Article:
Isabella Beecher Hooker

1822 – 1907

Isabella Beecher Hooker

Isabella Beecher was born into the prominent Beecher family. She was the daughter of Rev. Lyman Beecher and his second wife, Harriet. Her older half-sisters included the author Harriet Beecher Stowe and education reformer Catharine Beecher. Raised in Litchfield, Boston, and Cincinnati, as a teenager Isabella was sent to Catharine’s Hartford Female Seminary.

Suffragist

In 1841, Isabella married lawyer John Hooker. Her long and respected career as a suffragist was launched in his law office. Upon reading William Blackstone with her husband, Isabella came across a passage that both horrified her and transformed her life.

According to Blackstone, marriage suspended a woman’s legal standing. In the eyes of the law, a wife had no rights independent of her husband. From that moment, Isabella dedicated her life’s work to the enfranchisement and empowerment of women.

In 1869, Isabella founded the Connecticut Woman Suffrage Association, serving as its director for 36 years. She planned women’s rights conventions throughout Connecticut. She also fought for a married women’s property bill. She introduced the bill to the State Legislature for seven years until its passage in 1877.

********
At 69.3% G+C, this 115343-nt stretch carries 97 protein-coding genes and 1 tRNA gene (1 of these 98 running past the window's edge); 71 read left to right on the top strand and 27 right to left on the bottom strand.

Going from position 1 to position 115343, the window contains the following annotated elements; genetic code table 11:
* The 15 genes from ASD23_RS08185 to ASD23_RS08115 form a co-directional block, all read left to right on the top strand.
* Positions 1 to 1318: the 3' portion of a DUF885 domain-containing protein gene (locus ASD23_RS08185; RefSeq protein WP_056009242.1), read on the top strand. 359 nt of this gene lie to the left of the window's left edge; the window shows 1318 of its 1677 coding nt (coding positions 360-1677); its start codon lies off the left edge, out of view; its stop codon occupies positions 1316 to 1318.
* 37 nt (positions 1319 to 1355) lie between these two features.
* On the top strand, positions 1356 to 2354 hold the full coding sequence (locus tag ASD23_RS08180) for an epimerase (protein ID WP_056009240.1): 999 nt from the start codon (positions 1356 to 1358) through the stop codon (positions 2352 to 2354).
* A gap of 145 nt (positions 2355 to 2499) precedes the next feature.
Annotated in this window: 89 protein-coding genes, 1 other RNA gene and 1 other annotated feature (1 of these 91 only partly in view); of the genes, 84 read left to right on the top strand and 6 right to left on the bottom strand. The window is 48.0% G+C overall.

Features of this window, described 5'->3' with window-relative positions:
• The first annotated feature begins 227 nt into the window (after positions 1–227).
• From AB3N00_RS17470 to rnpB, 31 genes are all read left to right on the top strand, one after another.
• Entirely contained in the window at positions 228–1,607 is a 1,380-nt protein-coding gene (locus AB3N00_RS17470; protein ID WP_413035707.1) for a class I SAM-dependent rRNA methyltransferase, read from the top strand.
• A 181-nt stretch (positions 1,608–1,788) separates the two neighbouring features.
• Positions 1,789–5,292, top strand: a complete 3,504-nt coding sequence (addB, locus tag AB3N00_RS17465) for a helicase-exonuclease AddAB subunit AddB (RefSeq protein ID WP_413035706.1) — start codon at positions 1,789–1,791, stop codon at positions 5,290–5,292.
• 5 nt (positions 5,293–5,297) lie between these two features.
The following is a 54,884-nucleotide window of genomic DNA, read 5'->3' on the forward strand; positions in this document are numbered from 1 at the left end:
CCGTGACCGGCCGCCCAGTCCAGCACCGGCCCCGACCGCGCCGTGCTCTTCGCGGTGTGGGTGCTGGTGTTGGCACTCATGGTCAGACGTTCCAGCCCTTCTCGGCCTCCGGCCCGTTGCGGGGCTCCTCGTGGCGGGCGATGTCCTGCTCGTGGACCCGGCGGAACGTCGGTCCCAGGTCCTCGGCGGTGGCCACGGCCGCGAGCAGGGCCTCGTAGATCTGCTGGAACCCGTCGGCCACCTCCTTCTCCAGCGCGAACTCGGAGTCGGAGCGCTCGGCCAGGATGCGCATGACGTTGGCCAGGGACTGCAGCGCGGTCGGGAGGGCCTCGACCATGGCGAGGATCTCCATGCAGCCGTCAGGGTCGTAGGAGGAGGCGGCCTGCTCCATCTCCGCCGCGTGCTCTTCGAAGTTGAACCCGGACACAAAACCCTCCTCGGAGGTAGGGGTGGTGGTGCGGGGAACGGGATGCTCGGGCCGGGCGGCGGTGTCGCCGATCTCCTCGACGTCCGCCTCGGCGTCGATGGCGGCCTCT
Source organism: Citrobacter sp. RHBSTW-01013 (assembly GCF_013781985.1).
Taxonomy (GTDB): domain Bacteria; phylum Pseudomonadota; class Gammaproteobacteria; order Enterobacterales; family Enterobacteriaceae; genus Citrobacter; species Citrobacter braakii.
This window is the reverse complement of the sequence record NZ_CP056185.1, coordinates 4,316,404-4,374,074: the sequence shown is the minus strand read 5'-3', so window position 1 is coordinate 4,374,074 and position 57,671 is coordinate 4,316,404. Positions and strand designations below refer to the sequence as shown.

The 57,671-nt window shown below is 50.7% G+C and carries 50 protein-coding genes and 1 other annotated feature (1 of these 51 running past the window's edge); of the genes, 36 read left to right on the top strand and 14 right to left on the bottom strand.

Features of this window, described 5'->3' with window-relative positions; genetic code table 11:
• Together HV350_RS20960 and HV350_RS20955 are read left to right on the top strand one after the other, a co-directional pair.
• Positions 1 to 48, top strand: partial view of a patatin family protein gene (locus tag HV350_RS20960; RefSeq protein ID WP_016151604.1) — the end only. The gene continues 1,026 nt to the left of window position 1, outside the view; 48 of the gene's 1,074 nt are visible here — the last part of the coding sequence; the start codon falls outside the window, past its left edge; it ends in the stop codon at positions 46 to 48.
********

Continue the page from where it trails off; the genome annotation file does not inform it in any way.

Location:
Section 4, Lot 20

References:

Connecticut History on the Web. Accessed at http://www.connhistory.org/isabella_readings.htm

Hartford Courant. “Last of Beecher Family is Dead,” January 25, 1907

White, Barbara A. The Beecher Sisters. New Haven: Yale University Press, 2003.


Photo Credit:

Image is in the public domain from the Project Gutenbuerg archives.